We therefore, through God’s sufferance, having a foreknowledge of that judgement, knowing also that by it should follow much mischief, and that it was impossible to us to escape the hands of the people by our own strength without the help of spirits, fearing that a greater danger would follow upon it, for the wicked power of the spirits at our command could have destroyed them who condemned us all utterly in an hour.

Wherefore, we called a general council of all the masters. And out of the which council of 811 masters which came out of Naples, Athens, and Toledo, we did choose one whose name was Honorius, the son of Euclid, master of the Thebians, in the which city this art was read, that he should work for us in this said art. And he through the council of a certain angel whose name was Hocroel, did write seven volumes of art magic, giving to us the kernel, and to others the shells. Out of the which books he drew out 93 chapters, in the which is briefly contained the effect of this art, of the which chapters he made a book which we do call The Sacred or Sworn Book for this cause, for in it is contained the 100 sacred names of God, and therefore it is called sacred, as you would say “made of holy things,” or else because by this book he came to the knowledge of sacred or holy things, or else because it was consecrated by angels, or else because the angel Hocroel did declare and show him that it was consecrated of God.[45]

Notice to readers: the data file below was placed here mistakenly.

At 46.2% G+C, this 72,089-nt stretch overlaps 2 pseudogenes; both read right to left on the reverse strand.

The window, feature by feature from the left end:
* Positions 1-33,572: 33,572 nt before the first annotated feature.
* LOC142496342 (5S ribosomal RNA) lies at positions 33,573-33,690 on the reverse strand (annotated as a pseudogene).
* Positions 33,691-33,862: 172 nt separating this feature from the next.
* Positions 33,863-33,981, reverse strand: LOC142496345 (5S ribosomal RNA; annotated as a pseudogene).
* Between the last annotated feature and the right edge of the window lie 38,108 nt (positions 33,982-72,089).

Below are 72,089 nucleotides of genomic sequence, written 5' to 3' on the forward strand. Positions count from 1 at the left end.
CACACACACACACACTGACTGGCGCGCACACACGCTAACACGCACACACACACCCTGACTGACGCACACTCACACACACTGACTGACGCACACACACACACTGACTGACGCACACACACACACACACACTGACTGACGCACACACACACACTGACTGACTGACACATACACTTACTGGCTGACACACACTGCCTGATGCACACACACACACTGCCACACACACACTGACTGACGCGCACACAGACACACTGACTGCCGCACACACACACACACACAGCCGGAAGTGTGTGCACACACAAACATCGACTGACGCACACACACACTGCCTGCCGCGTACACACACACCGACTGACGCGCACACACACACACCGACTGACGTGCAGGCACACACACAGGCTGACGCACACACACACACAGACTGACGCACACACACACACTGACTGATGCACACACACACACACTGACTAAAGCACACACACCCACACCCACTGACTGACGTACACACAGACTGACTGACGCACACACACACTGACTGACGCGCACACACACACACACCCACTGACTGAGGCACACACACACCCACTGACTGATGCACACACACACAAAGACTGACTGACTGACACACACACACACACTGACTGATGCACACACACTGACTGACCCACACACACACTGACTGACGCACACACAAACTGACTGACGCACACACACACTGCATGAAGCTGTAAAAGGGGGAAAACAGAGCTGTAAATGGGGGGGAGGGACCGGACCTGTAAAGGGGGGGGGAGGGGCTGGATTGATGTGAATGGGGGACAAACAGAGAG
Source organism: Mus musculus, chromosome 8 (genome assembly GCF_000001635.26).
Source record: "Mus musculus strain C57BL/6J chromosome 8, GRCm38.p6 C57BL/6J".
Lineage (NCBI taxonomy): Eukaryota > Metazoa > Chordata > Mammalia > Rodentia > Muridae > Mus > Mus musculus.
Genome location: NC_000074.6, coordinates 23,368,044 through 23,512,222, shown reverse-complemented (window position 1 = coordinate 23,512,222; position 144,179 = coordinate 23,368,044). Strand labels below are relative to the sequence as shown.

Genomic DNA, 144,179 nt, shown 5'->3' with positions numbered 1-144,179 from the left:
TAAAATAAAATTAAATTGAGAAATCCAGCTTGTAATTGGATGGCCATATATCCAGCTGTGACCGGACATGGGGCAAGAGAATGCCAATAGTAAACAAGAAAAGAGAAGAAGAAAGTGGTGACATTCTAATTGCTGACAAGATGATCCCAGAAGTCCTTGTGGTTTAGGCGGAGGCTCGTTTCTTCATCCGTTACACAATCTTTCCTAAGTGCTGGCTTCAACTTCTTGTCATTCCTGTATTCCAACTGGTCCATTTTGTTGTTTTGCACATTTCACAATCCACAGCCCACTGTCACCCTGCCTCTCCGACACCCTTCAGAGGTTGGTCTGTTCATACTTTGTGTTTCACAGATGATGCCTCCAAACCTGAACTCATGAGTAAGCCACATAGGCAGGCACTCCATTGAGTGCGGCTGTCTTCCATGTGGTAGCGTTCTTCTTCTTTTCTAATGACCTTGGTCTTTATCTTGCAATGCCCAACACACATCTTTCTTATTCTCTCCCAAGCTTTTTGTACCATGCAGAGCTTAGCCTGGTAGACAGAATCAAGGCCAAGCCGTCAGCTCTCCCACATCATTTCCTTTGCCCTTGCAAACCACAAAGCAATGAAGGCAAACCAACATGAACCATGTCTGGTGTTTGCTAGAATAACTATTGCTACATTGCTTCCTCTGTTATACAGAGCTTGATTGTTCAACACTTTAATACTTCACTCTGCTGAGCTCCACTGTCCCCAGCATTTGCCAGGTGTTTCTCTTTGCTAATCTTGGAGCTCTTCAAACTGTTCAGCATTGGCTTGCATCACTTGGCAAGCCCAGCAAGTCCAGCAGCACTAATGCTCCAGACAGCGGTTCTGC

Two things then happened in the transition from the XVII and XIX centuries which affected the war of magic or, as Owen Davies put it, the war against it.[46] First, the course of the now contested “scientific revolution” discarded natural magic, as its principal premises were found to be false, and it also simply ignored ceremonial magic as it never was able to provide verifiable proof of the validity of its claims. On the other hand, the period saw the rise of the print and the discovery of the market for magic, and its emergence was directly connected to the Reformation, which also depended heavily on the print.

The first wave of print grimoires emanated from Protestant German and Swiss publishing centers such as Frankfurt and Basel. The long arms and beady eyes of the papal censors did not reach these Protestant areas. The notoriety of the Germanic mages, Trithemius, Faust, Agrippa, and Paracelsus, would have also generated a keen regional audience. But such occult works were not only of interest to practical magicians and the simply curious. A strong mystical, spiritual tradition emerged in Protestantism during the sixteenth century, most notably expressed in the influential writings of the Lutheran visionary Jacob Boehme, but also evident in numerous other small Protestant sects, such as those that made their way to America during the late seventeenth century. The Neoplatonic discourses on the angelic and spiritual hierarchies contained in the Arbatel, Heptameron, Book Three and Fourth Book of Occult Philosophy, and the Steganographia, and the keys they provided to direct celestial communication, appealed to the prophetic and revelatory aspects of Protestant theology.[47]